Moments before the 4 p.m. ET deadline for deal without waivers, the Dodgers made the biggest addition of Monday’s trading frenzy. Shortly after acquiring future Hall of Famer Greg Maddux, the Dodgers bolstered their lineup by acquiring shortstop Julio Lugo from the Devil Rays in exchange for outfield prospects Joel Guzman and Sergio Pedroza.
Lugo, 30, spent most of the first month of the season on the disabled list nursing an abdominal strain. When healthy, he’s among the most productive offensive middle infielders in the game, as illustrated last year when he led big league shortstops in doubles (36) and stolen bases (39). He has continued to hit in 2006, batting .308/.373/.498 with 12 homers, 27 RBIs and 18 steals in 73 games. He’s an average defender, with a plus arm and range but a tendency to make erratic throws. Lugo’s athleticism is one of his best attributes, and it should allow him to effectively play second or third base for the Dodgers. Los Angeles already has Rafael Furcal at shortstop and needs a second baseman with Jeff Kent sidelined by an oblique injury. Lugo is making $4.95 million this year as part of a two-year, $8.2 million contract and can become a free agent at season’s end. The Devil Rays tried to sign him to an extension, but when negotiations stalled, dealing him became a priority. He’s a career .279/.343/.408 hitter with 68 homers, 326 RBIs and 133 steals in 871 games.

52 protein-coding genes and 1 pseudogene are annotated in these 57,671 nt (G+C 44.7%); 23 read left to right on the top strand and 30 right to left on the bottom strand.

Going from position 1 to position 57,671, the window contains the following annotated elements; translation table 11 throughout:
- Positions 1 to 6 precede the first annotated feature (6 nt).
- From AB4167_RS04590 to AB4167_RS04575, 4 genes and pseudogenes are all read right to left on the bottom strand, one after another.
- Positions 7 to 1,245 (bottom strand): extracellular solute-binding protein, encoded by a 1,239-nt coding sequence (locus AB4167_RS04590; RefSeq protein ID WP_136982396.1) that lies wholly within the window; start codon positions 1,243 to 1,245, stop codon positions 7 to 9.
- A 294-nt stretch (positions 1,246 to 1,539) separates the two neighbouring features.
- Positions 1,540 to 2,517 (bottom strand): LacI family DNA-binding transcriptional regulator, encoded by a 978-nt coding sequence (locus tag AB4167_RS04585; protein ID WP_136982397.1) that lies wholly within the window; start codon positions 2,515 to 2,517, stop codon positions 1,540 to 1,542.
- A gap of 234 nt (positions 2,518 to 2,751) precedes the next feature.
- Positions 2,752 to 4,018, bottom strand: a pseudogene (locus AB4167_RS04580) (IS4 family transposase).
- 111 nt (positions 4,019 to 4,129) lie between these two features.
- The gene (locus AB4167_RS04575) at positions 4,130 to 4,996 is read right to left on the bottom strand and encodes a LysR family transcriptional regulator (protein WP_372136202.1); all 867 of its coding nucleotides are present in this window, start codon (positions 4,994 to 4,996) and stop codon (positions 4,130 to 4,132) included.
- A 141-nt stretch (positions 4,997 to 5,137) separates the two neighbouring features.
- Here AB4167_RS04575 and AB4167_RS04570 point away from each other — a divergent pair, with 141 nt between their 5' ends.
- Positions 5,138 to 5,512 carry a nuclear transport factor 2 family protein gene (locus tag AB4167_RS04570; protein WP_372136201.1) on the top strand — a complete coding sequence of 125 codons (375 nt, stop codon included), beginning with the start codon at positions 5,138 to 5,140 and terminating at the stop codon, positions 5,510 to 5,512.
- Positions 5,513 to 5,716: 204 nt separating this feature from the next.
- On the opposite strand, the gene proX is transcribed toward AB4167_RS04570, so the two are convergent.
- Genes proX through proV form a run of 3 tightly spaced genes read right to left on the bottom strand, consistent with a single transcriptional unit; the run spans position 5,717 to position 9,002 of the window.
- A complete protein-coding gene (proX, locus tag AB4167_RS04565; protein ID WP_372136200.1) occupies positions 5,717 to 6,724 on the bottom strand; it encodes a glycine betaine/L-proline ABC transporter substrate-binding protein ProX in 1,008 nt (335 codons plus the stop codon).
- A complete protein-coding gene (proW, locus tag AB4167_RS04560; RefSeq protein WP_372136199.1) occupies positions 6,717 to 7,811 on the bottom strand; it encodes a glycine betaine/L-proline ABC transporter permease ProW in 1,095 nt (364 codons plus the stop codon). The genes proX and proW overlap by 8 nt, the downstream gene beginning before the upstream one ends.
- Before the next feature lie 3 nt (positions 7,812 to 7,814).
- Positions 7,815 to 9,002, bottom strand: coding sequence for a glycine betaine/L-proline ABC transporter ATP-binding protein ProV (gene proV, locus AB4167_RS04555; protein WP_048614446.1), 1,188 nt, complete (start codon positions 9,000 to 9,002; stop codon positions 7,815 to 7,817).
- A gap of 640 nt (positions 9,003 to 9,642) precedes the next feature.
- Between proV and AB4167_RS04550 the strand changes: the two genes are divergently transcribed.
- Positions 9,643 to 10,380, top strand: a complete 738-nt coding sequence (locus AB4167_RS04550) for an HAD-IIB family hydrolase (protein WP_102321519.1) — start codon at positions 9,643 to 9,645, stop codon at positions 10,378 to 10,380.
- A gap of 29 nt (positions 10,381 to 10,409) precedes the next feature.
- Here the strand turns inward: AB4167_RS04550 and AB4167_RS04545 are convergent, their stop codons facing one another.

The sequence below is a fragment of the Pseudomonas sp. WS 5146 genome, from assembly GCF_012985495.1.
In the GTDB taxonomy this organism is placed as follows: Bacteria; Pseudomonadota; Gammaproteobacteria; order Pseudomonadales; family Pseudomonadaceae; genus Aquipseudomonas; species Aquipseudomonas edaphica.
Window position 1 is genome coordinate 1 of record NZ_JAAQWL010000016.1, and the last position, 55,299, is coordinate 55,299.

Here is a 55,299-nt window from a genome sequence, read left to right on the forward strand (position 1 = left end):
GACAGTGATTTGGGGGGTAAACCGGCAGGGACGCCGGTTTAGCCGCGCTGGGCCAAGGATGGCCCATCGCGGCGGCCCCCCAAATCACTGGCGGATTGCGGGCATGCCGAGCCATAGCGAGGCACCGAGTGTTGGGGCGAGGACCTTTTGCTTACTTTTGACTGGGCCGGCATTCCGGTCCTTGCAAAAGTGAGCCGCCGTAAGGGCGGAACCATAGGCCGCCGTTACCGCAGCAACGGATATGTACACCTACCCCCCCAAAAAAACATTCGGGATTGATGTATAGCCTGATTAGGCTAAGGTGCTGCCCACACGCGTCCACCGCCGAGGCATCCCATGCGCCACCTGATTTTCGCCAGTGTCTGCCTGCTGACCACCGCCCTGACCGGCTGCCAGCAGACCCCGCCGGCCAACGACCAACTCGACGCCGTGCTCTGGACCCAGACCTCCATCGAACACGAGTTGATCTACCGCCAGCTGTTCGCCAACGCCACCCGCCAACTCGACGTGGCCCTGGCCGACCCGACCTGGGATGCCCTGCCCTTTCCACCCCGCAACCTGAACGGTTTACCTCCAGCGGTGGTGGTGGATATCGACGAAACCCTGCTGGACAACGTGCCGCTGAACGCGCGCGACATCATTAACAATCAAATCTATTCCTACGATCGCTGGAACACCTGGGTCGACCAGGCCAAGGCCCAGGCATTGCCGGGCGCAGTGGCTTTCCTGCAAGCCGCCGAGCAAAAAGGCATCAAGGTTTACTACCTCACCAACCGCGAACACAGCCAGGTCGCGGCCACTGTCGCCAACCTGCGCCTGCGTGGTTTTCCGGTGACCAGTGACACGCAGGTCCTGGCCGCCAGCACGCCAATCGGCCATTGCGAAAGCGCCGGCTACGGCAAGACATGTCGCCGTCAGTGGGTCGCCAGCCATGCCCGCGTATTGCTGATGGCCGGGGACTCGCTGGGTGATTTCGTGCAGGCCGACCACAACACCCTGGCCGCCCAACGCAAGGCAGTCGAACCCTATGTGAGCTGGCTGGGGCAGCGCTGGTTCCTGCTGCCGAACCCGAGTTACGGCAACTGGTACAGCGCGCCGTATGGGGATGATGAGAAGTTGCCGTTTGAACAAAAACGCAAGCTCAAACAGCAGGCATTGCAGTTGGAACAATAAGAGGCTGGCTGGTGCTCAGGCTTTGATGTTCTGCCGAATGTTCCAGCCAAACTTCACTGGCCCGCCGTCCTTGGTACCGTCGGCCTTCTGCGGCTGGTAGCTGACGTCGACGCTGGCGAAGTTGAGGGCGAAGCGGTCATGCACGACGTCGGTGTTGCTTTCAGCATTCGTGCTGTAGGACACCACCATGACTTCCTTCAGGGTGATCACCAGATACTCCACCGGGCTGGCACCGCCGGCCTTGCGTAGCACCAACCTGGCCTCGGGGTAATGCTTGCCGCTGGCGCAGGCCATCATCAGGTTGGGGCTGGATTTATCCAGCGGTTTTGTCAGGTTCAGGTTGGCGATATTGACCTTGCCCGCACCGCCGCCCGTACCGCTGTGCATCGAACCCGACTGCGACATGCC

Lugo’s departure could open the door for Tampa Bay to promote B.J. Upton from Triple-A to play shortstop. Ben Zobrist, acquired in the Aubrey Huff trade earlier this month, is another considersation.
In the 21-year-old Guzman, Tampa Bay received one of the game’s toolsiest prospects. As with Edwin Jackson, whom the Rays landed in a January trade with the Dodgers, Guzman’s stock was slipping when he left one coast for another. His raw power is his best tool, his hitting ability and his arm strength are also plusses and his speed is average. He began his career as a shortstop and has seen time at third base this year at Triple-A Las Vegas, but at 6-foot-6 and 250 pounds, he profiles best as a first baseman or corner outfielder. At Vegas, he was hitting .297/.353/.464 with 11 homers, 55 RBIs and nine steals in 85 games. He went 4-for-19 in eight games in his first major league action in June.
Pedroza, 22, signed as a third-round pick out of Cal State Fullerton in 2005. He has above-average power and a feel for the strike zone, though he needs to improve his approach. He opened at low Class A Columbus and was impressive against younger competition, hitting .281/.437/.562 with 21 homes and 75 RBIs in 89 games. He has gone just 6-for-40 a promotion to high Class A. He has arm strength but is a below-average runner.